Food and drink execs expect M&A in next two years Two out of three U.S. food and beverage executives see their companies being involved in a merger or acquisition over the next two years, as they seek to streamline portfolios and put cash reserves to work.
According to a survey by U.S. audit firmKPMG67% of executives said it is likely their companies will
participate in merger activity over the next two years, with a rough split
between likely buyers and likely sellers.
One of the main motivations for sellers is that they
probably have brands they do not want to invest in anymore, but were unable
to unload during the downturn, said Patrick Dolan, the leader of KPMG's
consumer markets and food and beverage practice in the United States.
"It's not like they're desperate to get rid of them,
but they really do want to reinvest the money in some brands that make more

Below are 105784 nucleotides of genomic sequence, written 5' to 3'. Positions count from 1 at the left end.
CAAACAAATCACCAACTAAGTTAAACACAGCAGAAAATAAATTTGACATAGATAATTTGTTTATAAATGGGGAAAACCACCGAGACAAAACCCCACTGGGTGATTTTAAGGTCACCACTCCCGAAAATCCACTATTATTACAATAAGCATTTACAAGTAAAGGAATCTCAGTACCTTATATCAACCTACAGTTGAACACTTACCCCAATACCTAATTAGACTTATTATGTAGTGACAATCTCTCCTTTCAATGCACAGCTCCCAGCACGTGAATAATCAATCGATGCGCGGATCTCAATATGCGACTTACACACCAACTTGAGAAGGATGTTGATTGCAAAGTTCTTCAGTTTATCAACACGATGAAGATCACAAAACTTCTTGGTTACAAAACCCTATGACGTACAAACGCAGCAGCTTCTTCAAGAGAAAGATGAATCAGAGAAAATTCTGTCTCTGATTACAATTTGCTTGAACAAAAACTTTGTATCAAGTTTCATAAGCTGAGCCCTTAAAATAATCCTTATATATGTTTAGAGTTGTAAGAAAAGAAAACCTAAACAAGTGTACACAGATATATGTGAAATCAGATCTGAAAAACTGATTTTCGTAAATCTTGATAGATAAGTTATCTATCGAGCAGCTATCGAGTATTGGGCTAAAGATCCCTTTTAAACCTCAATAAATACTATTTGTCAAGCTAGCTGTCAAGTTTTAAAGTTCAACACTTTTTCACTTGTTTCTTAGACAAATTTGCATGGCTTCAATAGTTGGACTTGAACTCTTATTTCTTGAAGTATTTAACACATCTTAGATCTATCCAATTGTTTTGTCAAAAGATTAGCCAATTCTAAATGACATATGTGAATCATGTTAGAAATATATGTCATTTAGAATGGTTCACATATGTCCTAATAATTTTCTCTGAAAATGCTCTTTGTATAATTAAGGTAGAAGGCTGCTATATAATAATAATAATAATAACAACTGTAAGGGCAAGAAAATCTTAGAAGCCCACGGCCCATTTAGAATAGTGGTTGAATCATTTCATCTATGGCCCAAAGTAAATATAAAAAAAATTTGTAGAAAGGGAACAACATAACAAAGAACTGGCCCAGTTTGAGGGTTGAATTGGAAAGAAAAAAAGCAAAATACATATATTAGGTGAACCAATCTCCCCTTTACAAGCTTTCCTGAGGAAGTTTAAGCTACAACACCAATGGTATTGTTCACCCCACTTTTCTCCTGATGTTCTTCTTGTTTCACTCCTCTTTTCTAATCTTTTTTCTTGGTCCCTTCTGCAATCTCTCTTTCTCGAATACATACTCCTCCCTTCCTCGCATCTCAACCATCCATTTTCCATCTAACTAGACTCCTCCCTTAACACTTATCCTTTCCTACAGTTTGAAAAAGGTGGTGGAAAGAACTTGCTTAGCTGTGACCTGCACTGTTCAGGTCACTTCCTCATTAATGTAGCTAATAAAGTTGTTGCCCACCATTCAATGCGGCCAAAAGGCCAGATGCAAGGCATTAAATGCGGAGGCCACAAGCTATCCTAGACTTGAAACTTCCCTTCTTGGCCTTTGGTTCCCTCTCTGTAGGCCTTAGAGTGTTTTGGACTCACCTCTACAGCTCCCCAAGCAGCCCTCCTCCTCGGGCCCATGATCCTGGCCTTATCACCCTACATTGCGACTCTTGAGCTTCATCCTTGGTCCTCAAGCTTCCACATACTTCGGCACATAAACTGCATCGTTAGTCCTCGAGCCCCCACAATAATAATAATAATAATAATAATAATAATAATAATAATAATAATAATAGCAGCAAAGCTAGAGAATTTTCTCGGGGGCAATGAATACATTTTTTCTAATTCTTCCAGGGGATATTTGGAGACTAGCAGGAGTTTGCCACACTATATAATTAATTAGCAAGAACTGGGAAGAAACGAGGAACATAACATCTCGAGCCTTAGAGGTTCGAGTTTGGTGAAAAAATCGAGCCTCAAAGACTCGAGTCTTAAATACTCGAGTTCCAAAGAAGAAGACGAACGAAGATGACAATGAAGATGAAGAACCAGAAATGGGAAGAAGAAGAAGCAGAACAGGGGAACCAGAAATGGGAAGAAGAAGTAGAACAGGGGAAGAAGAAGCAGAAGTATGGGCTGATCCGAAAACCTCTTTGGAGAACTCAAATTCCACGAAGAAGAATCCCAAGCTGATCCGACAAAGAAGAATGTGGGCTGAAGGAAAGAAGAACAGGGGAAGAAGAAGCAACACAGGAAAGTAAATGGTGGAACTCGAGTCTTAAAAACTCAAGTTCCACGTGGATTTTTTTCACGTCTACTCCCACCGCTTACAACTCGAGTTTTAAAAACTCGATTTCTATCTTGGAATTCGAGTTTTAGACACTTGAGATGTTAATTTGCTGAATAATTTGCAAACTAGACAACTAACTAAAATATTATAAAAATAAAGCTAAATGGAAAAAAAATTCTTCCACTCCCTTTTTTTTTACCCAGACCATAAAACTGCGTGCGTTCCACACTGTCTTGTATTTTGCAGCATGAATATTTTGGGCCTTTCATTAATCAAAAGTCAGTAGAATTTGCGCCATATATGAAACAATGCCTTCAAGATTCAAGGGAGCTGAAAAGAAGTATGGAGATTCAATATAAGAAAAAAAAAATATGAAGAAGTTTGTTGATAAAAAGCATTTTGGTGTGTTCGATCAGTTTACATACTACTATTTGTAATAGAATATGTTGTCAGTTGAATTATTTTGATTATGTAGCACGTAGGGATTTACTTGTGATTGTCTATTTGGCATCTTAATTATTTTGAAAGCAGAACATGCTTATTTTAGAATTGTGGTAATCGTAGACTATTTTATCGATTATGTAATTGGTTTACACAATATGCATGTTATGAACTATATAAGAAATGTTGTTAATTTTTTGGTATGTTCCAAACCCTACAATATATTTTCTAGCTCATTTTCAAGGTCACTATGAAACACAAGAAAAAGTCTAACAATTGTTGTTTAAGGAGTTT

sense for their strategy," Dolan said.
Sellers were getting more realistic about the prices
their assets were likely to fetch, making it easier for sellers and buyers
to agree, he said, adding that buyers were being motivated by pressure from
shareholders to make use of cash piles that are otherwise not earning high
The consumer goods sector has always been fertile ground
for mergers and acquisitions, but mega-deals like Kraft Foods Inc's
purchase of Cadbury have been rare since the economic downturn. Clorox is
the object of a takeover bid by billionaire investor Carl Icahn, while Post
cereals maker Ralcorp Holdings Inc. recently rebuffed an offer from ConAgra
"It's not mega, mega deals, but I think it's
pruning the product and market aspects of their portfolio. Then, they'll be
after geographic expansion, typically in the emerging markets, and using
acquisitions to get into new products and services," Dolan said.
About 39% of respondents–senior executives at mid- and
large-cap food and beverage companies such as Coca-Cola Co and Kraft-said
they expected to deploy cash this year, with another 39% saying they
expected to do so next year.
In terms of hiring, 46% of the 101 respondents said they
planned to add jobs next year, but 38% are calling for an increase of less